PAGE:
Health in a Warming World

Climate shocks are increasing health risks for most of the planet, says sociologist and demographer Brian Thiede.

illustration of three people running and silhouettes are in the pattern of scorched earth by Richard Mia


“There’s been a lot of attention placed on the potential for climate change to displace large numbers of people across international borders. Research has added some complexity to this narrative, showing that in some cases, exposure to droughts and other types of environmental stressors actually reduces migration, because droughts can impoverish people and they no longer have the resources needed to move. I would argue that people who are stuck in shock-affected contexts are probably the most vulnerable in terms of their health.

“The impacts of environmental change can be direct. Extreme heat has direct physiological effects that increase disease and mortality risk. Temperature and precipitation lead to disease vectors in new places. Floods can affect water supplies. Rising temperatures can lead to reductions in crop production. This can affect the quantity, quality, and price of food and peoples’ ability to purchase food and health care.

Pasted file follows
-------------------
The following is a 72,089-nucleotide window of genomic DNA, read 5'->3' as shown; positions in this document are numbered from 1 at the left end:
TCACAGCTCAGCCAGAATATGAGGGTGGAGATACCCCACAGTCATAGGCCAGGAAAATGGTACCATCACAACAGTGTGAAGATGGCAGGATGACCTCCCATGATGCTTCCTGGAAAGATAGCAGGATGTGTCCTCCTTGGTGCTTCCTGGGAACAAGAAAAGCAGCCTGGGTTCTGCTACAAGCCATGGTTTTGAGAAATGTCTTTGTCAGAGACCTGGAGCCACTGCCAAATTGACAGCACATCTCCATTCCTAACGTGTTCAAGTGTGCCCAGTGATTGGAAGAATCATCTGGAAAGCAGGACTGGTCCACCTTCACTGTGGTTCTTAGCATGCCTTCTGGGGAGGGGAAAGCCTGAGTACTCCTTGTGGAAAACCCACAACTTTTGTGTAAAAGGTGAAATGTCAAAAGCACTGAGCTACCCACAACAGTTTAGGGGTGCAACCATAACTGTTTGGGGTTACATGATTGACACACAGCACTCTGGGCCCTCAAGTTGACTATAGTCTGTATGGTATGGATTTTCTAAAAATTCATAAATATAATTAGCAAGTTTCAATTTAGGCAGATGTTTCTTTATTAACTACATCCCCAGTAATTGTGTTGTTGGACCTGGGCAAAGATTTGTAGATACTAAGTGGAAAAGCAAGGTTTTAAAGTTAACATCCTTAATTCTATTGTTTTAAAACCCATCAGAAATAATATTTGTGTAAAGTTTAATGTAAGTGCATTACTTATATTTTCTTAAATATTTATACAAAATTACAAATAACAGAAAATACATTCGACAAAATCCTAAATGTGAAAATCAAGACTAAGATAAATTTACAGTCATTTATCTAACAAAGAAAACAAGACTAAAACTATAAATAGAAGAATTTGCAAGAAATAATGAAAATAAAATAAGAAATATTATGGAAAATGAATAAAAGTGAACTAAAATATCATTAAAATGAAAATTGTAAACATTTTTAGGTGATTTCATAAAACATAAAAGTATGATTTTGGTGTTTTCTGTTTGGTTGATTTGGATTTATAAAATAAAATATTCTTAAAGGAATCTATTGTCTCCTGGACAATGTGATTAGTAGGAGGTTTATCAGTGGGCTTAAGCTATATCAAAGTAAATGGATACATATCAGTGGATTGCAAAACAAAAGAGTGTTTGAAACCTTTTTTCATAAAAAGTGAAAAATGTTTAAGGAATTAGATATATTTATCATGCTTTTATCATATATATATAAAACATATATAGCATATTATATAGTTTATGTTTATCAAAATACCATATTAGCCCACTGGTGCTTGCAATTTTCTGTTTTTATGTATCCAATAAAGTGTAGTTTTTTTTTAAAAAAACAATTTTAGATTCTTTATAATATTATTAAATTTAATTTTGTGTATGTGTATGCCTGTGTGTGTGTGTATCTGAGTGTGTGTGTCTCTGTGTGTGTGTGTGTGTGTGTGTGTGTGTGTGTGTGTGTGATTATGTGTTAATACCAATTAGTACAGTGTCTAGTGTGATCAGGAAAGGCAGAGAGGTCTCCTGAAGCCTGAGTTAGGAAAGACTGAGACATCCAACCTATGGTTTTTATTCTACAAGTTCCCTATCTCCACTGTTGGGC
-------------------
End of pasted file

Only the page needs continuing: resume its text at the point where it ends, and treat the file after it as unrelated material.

“Climate change has the potential to significantly increase health risks, and most populations in the world will experience some change in their vulnerability. The nature and magnitude of these changes will vary depending on a range of circumstances—economic resources, baseline health conditions of the population, responsiveness of policymakers. Through our new initiative at the Population Research Institute, we are bringing together population scientists, social scientists, and climate scientists to identify research gaps so that the right kinds of interventions can inform policy and program interventions targeting those who need them most.”